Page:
With the New York Islanders advancing to the NHL Semi-Finals again last night while the Toronto Maple Leafs check the data yet again on what went wrong, it seemed appropriate to pull out this blog from last year…..
Despite their numbers, organizations continue to struggle with ‘mature’ candidates. Will they have the energy, drive, passion, or health to do the job and if so, for how long? Shouldn’t we hire someone in the ‘prime’ of their careers, or an up and comer, someone tuned to the new paradigms and ways of looking at and doing things? The world has changed and maybe the grizzled veterans haven’t…
Given all this age and stage angst, there is a certain delicious irony to the success of this year’s New York Islanders hockey team and in particular their seventy-seven years-old President, Lou Lamoriello. You might recall the hoopla over the hiring of Mr. Lamoriello in 2015 by the Toronto Maple Leafs. Here was a guy with a track record of building successful teams, a shrewd judge of talent, and a respected leader with a guiding ethos on what matters in crafting excellence. He was considered a great choice to help team president Brendan Shanahan rebuild the multi-generationally hapless Toronto Maple Leafs. The strategy showed promise as the Leafs made the playoffs the next two years while seemingly trending upward.
But then, in 2018, Brendan Shanahan announced that Mr. Lamoriello would be replaced by thirty-two years old Kyle Dubas as the team’s General Manager. One publication reported,
Dubas succeeds the 75-year-old Lou Lamoriello in the position. Lamoriello was reassigned to the senior adviser position last month after a three-year run as GM.
“The standard of what it is to be a Maple Leaf has transformed thanks to Lou,” Dubas said at a news conference at Air Canada Centre. “Now we enter into another part of our journey, which is to reach our ultimate goal of contending perennially to be fighting at this time for the Stanley Cup instead of sitting here.”
Dubas is an advocate of analytics and relatively new to the National Hockey League. Lamoriello, meanwhile, is a grizzled veteran of the league who is no stranger to building championship franchises.
Yesterday’s savior quickly became yesterday’s man and was replaced by a young, ‘hi-pot’ up and comer with contemporary sensibilities on how to run a progressive, analytics-driven hockey organization. Mr. Lamoriello declined the invitation to become ‘senior advisor’ and left the organization, only to be hired almost immediately by the New York Islanders, another storied franchise in need of serious rehabilitation. In fact, the Islander’s plight was so desperate that their free-agent captain and best player, John Tavares, announced a couple months later that despite the arrival of Mr. Lamoriello, he would be abandoning the Islanders and hitching his $10mm per year wagon to the rebuilt Toronto Maple Leafs. Ouch!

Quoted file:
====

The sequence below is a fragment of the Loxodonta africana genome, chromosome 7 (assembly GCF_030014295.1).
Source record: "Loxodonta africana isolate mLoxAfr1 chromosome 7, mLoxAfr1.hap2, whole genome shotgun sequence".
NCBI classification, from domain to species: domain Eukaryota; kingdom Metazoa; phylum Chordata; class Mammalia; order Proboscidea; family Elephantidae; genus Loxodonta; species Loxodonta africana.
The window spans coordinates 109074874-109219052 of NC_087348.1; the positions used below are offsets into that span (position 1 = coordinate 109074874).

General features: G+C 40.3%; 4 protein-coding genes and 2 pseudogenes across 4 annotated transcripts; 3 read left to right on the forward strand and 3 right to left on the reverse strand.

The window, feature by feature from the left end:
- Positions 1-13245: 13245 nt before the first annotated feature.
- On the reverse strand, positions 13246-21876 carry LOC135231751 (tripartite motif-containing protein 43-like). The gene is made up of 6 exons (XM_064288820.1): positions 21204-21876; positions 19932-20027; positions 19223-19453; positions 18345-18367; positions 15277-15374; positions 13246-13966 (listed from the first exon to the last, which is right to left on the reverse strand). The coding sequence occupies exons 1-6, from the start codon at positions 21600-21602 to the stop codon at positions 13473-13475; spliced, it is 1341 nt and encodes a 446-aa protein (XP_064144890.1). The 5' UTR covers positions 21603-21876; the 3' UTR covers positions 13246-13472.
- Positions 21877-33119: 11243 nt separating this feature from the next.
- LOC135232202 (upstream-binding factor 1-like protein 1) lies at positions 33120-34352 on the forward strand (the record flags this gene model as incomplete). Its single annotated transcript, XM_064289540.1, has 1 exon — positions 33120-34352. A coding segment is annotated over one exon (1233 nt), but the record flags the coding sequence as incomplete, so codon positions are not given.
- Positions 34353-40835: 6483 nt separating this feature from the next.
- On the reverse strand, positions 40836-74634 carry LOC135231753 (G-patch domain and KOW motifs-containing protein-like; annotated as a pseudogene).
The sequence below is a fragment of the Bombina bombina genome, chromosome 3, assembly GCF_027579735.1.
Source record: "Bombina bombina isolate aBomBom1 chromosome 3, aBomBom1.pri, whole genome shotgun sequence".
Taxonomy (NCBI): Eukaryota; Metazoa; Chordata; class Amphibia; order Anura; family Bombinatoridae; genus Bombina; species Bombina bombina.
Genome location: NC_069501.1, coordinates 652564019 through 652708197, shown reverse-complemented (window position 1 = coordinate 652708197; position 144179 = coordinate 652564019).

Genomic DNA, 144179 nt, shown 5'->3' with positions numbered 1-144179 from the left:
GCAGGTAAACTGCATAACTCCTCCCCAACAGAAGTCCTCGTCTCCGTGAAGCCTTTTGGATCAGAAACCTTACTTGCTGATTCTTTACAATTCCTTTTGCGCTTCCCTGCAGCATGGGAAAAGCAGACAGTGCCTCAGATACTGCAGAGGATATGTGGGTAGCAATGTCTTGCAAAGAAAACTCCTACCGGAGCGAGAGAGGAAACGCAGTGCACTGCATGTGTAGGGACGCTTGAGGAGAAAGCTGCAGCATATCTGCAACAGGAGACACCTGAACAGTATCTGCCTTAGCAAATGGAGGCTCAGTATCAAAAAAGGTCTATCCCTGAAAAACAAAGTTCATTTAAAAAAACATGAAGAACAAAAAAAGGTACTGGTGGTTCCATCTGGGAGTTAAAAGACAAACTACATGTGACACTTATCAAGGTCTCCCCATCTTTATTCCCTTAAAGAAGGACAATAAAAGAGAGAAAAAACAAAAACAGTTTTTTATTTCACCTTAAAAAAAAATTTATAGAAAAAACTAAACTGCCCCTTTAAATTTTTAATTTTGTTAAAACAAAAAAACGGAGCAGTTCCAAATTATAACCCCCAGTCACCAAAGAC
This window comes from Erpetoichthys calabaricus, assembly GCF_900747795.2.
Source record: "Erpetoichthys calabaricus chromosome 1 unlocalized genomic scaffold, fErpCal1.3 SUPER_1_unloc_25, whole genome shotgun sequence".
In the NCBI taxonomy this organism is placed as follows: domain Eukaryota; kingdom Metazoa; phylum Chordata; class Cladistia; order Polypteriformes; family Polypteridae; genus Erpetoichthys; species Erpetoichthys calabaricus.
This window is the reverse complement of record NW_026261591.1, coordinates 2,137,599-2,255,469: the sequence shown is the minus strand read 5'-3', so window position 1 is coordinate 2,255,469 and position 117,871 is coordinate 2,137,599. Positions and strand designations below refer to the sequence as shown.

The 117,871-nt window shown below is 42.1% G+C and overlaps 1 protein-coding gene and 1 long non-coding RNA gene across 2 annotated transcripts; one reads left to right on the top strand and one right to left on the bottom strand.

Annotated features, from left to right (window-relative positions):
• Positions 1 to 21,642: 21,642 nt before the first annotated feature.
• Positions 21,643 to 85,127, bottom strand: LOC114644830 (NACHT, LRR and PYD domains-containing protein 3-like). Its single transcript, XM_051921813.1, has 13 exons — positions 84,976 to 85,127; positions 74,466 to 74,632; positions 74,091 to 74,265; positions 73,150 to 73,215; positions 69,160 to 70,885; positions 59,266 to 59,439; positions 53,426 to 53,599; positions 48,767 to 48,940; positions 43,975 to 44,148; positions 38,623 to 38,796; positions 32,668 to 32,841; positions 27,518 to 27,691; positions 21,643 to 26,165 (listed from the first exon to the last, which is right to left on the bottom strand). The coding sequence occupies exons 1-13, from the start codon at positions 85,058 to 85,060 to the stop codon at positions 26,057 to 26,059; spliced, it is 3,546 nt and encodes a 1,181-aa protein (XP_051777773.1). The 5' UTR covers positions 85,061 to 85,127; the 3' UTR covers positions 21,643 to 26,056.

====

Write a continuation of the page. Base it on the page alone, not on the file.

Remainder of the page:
Fast forward only two years later and the Toronto Maple Leafs failed to make this year’s playoffs altogether while the New York Islanders are one of four teams still in contention for the Stanley Cup. The team is described in one article as ‘an entertaining cast of characters focused on a team style of play’, which by the way includes no less than two ex-Leafs deemed too pedestrian for the flashy Toronto team. And by the way, the Islander’s coach, who was quickly hired by Mr. Lamoriello, is Barry Trotz another well travelled, well respected veteran.
So a toast to the grizzled Lou Lamoriello and Barry Trotz and others like them. It would appear that their questionable energy, drive, passion, health, and longevity have not made them strangers to building winning franchises after all. I wonder what the predictive analytics and the whiz kids who spit them out would have to say about that??
About the Author
Robert Hebert is the founder and Managing Partner of StoneWood Group Inc., a leading executive search firm in Canada. Since 1981, he has helped firms across a wide range of sectors address their senior recruiting, assessment and leadership development requirements.
Contact Robert by email at firstname.lastname@example.org or call (1) 416-365-9494 EXT 777